Judge Allows Pedophile School Teacher Caught Watching Child Rape Videos To Walk Free

A pedophile elementary school deputy principal who admitted being sexually attracted to children after he was caught watching child rape videos has been spared prison by a judge who praised his character and said there was no evidence of ‘crossing the boundary‘ into harming children himself. 

Richard Swinnerton was ‘fast tracked‘ into his post at the school in recognition of his ‘great potential’ and was respected in his school and the church he attended. 

But the 31-year-old pedophile’s reputation has been left ‘in tatters‘ after he confessed to watching child rape videos on the dark web while his wife and child were in bed.   

When officers from the National Crime Agency raided his home in May this year, Swinnerton pointed them to his laptop and admitted: ‘It’s me, I have been looking at the indecent images.’ 

Richard Swinnerton admitted he is sexually attracted to children and had been viewing child rape videos on the dark web.

DailyMail report: Swinnerton worked as deputy head at St Clare’s Catholic Primary School in Middlesbrough, North Yorkshire. 

There was no evidence the 31-year-old had ever ‘crossed the boundary‘ into harming a child himself, the court heard. 

His computer was taken and forensically examined, leading to the discovery of 95 indecent images and videos – 87 of them in the most serious Category A. 

Swinnerton had viewed the videos using The Onion Router (TOR) which gave him access to the dark web. 

He said he had been accessing indecent images for the past 12 months when his wife and child were upstairs in bed. 

In a second interview he told police he was sexually attracted to children and had been since he was a child. 

Richard Swinnerton arriving at court with a sports bag.

Swinnerton admitted three counts of possessing indecent images of children in Categories A, B and C.  He resigned from his post following his arrest in May.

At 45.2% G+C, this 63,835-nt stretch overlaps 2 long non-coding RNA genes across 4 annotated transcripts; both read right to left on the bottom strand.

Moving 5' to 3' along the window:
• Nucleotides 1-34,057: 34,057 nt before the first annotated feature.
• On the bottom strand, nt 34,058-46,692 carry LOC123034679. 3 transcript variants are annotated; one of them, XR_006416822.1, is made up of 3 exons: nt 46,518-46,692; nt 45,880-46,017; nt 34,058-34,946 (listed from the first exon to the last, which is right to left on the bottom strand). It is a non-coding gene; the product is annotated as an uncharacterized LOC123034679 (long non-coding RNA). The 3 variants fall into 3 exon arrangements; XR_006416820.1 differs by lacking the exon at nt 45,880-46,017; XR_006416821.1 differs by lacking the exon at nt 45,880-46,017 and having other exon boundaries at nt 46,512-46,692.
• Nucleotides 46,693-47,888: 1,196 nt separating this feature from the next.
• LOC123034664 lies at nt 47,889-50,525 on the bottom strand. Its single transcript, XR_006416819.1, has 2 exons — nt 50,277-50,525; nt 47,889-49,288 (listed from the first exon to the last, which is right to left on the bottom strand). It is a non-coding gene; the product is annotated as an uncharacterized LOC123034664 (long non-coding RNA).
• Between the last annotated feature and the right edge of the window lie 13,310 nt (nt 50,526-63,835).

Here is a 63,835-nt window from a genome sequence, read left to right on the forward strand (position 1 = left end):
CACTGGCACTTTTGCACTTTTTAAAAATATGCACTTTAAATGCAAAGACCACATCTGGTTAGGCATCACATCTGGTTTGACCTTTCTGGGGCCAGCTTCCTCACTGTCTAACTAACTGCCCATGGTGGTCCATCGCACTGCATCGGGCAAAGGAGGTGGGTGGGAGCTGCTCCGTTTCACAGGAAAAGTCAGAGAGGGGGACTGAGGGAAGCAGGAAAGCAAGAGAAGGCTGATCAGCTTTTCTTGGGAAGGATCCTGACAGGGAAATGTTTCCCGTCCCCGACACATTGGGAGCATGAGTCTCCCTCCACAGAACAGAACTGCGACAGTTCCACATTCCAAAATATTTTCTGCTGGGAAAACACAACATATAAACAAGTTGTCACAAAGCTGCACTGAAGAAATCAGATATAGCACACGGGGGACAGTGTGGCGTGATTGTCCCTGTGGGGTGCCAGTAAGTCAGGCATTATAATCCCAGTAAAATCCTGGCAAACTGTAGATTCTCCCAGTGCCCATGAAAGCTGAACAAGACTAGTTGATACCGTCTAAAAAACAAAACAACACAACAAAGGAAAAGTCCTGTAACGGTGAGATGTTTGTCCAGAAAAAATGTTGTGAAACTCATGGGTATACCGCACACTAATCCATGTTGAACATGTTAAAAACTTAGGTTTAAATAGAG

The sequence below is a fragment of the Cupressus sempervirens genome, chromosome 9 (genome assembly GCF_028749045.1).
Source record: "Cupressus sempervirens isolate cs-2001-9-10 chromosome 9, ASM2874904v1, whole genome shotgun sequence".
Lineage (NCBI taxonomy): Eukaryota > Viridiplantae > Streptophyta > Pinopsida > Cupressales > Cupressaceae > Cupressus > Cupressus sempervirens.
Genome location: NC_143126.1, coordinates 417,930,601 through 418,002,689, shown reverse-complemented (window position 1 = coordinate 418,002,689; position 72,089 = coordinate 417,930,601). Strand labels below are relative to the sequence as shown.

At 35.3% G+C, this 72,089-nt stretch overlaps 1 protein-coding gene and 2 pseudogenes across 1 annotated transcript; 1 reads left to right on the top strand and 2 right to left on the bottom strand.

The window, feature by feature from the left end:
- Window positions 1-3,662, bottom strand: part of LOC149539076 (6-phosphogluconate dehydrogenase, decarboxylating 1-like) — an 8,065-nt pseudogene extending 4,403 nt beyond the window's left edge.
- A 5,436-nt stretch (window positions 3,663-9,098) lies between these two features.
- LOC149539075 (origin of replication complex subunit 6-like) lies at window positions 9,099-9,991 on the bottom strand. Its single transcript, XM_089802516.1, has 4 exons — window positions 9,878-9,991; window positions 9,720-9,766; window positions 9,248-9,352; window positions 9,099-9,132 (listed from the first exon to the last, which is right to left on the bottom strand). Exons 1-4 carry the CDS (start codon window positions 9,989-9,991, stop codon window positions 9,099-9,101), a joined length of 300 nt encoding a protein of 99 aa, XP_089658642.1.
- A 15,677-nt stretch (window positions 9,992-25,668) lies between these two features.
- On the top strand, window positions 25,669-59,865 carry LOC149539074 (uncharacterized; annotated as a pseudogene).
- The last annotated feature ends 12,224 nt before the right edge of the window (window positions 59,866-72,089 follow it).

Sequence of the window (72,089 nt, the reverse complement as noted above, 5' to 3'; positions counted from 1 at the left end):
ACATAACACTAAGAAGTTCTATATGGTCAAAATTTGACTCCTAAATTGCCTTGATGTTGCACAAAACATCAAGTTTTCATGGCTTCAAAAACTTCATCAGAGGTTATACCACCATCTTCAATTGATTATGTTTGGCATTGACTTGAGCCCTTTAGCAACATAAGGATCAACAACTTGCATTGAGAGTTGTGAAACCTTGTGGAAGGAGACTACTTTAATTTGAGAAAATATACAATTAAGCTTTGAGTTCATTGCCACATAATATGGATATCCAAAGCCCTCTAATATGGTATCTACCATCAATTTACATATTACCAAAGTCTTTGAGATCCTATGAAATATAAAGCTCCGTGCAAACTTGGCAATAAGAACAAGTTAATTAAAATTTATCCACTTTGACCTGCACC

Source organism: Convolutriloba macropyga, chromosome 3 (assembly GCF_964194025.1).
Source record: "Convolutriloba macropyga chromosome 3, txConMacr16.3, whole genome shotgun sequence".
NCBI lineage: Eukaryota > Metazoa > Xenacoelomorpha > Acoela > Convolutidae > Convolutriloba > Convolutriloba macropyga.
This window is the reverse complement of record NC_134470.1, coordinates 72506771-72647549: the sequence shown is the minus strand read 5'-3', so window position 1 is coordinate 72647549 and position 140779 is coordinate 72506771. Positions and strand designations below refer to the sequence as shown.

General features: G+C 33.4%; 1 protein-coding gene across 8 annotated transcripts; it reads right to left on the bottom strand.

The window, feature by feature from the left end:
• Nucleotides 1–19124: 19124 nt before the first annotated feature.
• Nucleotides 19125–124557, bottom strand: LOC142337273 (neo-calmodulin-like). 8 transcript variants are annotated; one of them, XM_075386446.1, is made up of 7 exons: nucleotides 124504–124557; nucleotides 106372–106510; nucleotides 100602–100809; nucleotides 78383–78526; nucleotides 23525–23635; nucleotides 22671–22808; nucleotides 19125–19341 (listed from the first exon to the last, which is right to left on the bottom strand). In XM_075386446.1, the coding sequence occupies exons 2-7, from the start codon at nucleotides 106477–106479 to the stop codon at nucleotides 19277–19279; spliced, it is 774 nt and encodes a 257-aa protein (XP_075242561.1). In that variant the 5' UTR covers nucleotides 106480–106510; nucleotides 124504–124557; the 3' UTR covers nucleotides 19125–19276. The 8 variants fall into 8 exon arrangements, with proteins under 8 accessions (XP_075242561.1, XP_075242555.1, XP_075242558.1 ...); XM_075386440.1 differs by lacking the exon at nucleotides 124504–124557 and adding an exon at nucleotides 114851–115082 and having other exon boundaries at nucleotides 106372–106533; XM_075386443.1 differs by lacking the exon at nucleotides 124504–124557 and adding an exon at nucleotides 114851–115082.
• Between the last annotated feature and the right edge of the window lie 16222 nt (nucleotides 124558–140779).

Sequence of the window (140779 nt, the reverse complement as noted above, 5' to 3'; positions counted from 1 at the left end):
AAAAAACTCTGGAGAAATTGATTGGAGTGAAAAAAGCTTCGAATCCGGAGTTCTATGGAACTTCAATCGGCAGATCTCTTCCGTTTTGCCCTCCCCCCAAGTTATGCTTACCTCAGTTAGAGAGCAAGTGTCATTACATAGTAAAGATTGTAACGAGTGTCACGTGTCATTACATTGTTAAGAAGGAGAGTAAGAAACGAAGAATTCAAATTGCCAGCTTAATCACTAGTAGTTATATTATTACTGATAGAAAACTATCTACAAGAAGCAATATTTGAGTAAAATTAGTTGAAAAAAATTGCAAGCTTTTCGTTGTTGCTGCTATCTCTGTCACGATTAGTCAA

Prosecutor Shaun Dryden told Teesside Crown Court: ‘He actively searched images of children and confirmed the purpose of the search was for his own sexual gratification. He would view the images on a weekly basis for about half an hour.’  

John Nixon, mitigating, said: ‘He’s well educated and very successful in his chosen occupation, becoming a deputy head at a very young age having been fast tracked due to his great potential. 

There is no suggestion of any impropriety in the workplace. He has always known the children in his school as no more than pupils in his care. His private life was quite separate from his public responsibilities. 

He is a man with no previous convictions or cautions who has made a positive contribution to society. 

He is hard working, well liked and very well respected, it has been a tragic fall from grace which sees his life and reputation in tatters.’ 

Giving him a 10 month prison sentence, suspended for two years, Judge Deborah Sherwin said there was no evidence of Swinnerton ‘crossing the boundary‘ into harming any children himself. 

She imposed a Sexual harm Prevention order for 10 years, the same length of time that Swinnerton must register as a sex offender. 

She told him: ‘Work should be done to make sure nothing like that ever does happen.

What was your chosen profession is unlikely to be a profession open to you for the future. You have that punishment in addition to the punishment passed by the court.’  

National Crime Agency operations manager Julie Booker said: ‘Swinnerton went to considerable lengths using TOR to commit his offences and thought he was anonymous on the dark web.  

Every child in an abuse image is re-victimised when the photograph is viewed or shared.’ 

A St Clare’s school spokesperson said: ‘This has been an upsetting matter for parents, carers, staff and the wider community at St Clare’s. We are grateful for the support we have received from them and we continue to assure them that the wellbeing and safety of children of St Clare’s remains our priority at all times. 

It is also important to reiterate that this former employee’s offences were not in connection with his employment at the school.‘